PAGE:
Nov 30, 2014

In Leggat Chevrolet Cadillac Buick GMC Ltd v Calvert, the employer appealed an order to pay arising from the Employment Standard Officer's finding of improper payroll deductions. The employees had signed a payroll deduction authorization form which included a $25 bi-weekly deduction for a “demonstration vehicle insurance deductible.” Was this an improper payroll deduction?

Facts of the case

The employer (Leggat Chevrolet Cadillac Buick GMC Ltd) was a car dealership that employed about 25 sales representatives. It offered its sales representatives and management staff a demonstration vehicle for their personal use in order to bolster marketing.

The demonstration vehicle was a taxable benefit for the sales representative, and, as such, the sales representatives signed a payroll deduction authorization form allowing for $25 bi-weekly for a “demonstration vehicle insurance deductible”.

In the employer's opinion, the $25 payroll deduction was clearly for the benefit of the sales team in the case where the vehicle sustained damage when it was being driven for personal use. This deduction was deposited into a general operating account to cover repairs to the demonstrator fleet. Leggat's own collision centre made necessary repairs.

Furthermore, the employer believed that the $25 provided it with some limited indemnity, and also made sure that all of its employees exercised care when using their personal demonstrator vehicles.

To address damage to vehicles, the vehicles were covered by Leggat's insurance policy that had a deductible of $5,000. It was important to note that Leggat did not deduct the cost of the premiums or any deductibles from employees' wages.

After conducting an inspection, an employment standards officer decided that the bi-weekly $25 deduction was an improper payroll deduction contrary to section 13(5)(b)(i) of the Employment Standards Act.

Section 13 of the Act provides:

13. (1) An employer shall not withhold wages payable to an employee, make a deduction from an employee's wages or cause the employee to return his or her wages to the employer unless authorized to do so under this section.

(2) An employer may withhold or make a deduction from an employee's wages or cause the employee to return them if a statute of Ontario or Canada or a court order authorizes it.

(3) An employer may withhold or make a deduction from an employee's wages or cause the employee to return them with the employee's written authorization.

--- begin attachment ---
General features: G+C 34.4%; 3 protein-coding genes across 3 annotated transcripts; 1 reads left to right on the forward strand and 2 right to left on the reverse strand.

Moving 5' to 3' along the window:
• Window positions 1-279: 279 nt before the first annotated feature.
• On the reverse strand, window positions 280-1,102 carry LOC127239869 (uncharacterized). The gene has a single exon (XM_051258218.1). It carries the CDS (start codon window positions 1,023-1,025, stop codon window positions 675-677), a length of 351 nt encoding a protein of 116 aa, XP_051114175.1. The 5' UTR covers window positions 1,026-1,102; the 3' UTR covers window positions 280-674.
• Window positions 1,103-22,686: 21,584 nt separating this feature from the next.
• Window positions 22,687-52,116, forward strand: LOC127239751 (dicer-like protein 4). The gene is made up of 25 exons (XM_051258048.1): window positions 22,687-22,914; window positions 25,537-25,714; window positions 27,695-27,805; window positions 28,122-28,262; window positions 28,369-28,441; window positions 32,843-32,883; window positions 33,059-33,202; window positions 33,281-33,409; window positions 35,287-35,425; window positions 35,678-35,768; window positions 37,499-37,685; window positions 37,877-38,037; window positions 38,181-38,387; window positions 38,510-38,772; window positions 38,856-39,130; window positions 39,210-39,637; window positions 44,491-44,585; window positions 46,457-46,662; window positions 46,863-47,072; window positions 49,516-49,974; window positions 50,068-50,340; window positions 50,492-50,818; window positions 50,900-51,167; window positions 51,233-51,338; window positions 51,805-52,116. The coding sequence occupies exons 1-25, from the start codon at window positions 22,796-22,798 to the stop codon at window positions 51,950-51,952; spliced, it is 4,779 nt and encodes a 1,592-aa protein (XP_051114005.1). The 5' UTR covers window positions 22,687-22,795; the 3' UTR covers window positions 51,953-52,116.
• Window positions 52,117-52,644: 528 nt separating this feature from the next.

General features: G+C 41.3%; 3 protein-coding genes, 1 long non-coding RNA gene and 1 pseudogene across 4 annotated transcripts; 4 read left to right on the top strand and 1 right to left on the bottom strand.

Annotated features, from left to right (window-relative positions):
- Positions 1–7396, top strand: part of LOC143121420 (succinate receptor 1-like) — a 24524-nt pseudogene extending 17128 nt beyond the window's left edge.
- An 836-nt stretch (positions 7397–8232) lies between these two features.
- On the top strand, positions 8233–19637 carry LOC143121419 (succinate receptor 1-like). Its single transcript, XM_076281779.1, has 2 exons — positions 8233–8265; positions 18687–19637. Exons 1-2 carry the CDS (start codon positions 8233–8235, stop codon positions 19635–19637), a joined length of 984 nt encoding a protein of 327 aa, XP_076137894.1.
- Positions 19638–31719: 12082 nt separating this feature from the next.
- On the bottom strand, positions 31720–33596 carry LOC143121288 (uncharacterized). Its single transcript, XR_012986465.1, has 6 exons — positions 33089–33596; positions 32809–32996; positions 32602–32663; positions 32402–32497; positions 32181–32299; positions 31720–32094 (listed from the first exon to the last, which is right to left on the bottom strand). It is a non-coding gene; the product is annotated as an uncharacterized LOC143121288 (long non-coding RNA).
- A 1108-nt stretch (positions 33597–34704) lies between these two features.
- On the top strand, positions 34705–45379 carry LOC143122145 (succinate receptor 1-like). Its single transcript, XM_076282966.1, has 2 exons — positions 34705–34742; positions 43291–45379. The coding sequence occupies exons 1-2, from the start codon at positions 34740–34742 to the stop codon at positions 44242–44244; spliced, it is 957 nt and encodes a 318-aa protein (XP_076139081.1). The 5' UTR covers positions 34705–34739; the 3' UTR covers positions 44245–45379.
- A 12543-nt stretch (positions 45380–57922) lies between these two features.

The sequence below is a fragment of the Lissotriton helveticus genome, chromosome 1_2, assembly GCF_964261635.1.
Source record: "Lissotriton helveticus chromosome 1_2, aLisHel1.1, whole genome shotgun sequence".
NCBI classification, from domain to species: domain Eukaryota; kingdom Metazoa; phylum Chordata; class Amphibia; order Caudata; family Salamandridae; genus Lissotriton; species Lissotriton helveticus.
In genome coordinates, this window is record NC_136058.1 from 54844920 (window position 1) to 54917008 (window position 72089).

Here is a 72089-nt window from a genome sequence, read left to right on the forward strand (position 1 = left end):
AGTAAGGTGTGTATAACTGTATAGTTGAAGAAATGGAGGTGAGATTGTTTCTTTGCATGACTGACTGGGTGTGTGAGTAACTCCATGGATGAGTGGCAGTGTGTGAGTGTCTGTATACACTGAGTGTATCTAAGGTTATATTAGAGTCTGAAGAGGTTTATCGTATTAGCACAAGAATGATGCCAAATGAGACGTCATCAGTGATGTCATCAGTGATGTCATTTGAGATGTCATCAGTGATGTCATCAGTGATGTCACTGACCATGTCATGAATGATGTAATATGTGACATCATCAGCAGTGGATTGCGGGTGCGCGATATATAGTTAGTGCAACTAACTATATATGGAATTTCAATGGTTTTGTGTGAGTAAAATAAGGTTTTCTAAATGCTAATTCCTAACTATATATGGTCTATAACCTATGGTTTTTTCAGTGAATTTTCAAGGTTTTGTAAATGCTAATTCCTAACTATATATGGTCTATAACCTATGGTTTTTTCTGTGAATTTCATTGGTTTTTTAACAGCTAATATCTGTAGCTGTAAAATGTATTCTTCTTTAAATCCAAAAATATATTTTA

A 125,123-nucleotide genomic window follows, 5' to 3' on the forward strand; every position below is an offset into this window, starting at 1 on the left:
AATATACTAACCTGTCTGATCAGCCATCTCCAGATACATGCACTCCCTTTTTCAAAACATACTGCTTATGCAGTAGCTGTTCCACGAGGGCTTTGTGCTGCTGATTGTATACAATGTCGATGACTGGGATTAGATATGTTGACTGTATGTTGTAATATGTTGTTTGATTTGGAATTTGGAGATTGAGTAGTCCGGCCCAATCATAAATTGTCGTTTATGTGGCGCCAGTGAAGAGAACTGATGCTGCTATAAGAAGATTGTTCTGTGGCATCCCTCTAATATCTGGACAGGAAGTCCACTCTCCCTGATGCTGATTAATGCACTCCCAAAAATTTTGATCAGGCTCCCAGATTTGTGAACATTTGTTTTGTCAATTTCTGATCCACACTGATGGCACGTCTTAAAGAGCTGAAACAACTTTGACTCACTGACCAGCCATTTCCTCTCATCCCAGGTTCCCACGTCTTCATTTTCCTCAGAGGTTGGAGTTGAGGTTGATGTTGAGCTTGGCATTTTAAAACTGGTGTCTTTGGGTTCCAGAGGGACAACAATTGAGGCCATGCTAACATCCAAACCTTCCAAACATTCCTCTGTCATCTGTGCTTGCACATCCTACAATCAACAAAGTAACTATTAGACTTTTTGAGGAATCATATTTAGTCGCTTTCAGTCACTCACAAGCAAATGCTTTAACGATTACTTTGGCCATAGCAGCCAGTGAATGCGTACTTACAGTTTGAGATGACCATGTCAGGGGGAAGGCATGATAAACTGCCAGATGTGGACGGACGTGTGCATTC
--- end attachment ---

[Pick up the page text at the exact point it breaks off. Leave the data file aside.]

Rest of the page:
(4) Subsections (2) and (3) do not apply if the statute, order or written authorization from the employee requires the employer to remit the withheld or deducted wages to a third person and the employer fails to do so.

(5) Subsection (3) does not apply if,

(a) the employee's authorization does not refer to a specific amount or provide a formula from which a specific amount may be calculated;

(b) the employee's wages were withheld, deducted or required to be returned,

(i) because of faulty work,

(ii) because the employer had a cash shortage, lost property or had property stolen and a person other than the employee had access to the cash or property, or

(iii) under any prescribed conditions; or

(c) the employee's wages were required to be returned and those wages were the subject of an order under this Act.

The inspector noted that the deduction was improper even though an authorization had been signed. The deductions could not be made for faulty work and employers were prevented from making deductions from an employee's wages for driving errors, regardless of whether an authorization was signed. According to section 13 of the Act, there was a prohibition against wage deductions for faulty work regarding past, present or anticipated faulty work.

Accordingly, Leggat was given an order to pay.

In response, Leggat appealed the order to pay and insisted that the sales representatives signed an authorization form to allow this deduction and that the deduction is for the benefit of the sales team should the vehicle sustain damage when it is being driven for personal use.


The Labour Relations Board found that the $25 deducted from employee wages was not for an employee's driving error made at work or for faulty work; it was indeed a benefit to the employee and provided personal use coverage for any damage a demonstrator vehicle may sustain.

In addition, the use of the demonstrator vehicle and the $25 deduction for personal use coverage were benefits to the employees, like payroll deductions for employer health and dental plans.

The authorization form clearly set out the specific amount of the deduction in accordance with section 13(5)(a) and provided that it was for “demonstration vehicle insurance”. This meant that the deduction was allowed because it was not for faulty work, but rather an authorized deduction that fell within the exemption provided under section 13(3) of the Act.

Therefore, the deduction was authorized because it was framed in a different way. It was not really about faulty work, but just a deduction that required authorization as long as it met the requirements of setting out a specific amount to be deducted.

What can we take from this case?

As can be seen from this case, how you look at a deduction makes all the difference when analyzing section 13 of the Act. When a deduction can be viewed as an employee benefit and not a deduction because of faulty work, we see that the deduction is likely to be authorized as long as it meets the requirements of setting out a specific amount to be deducted.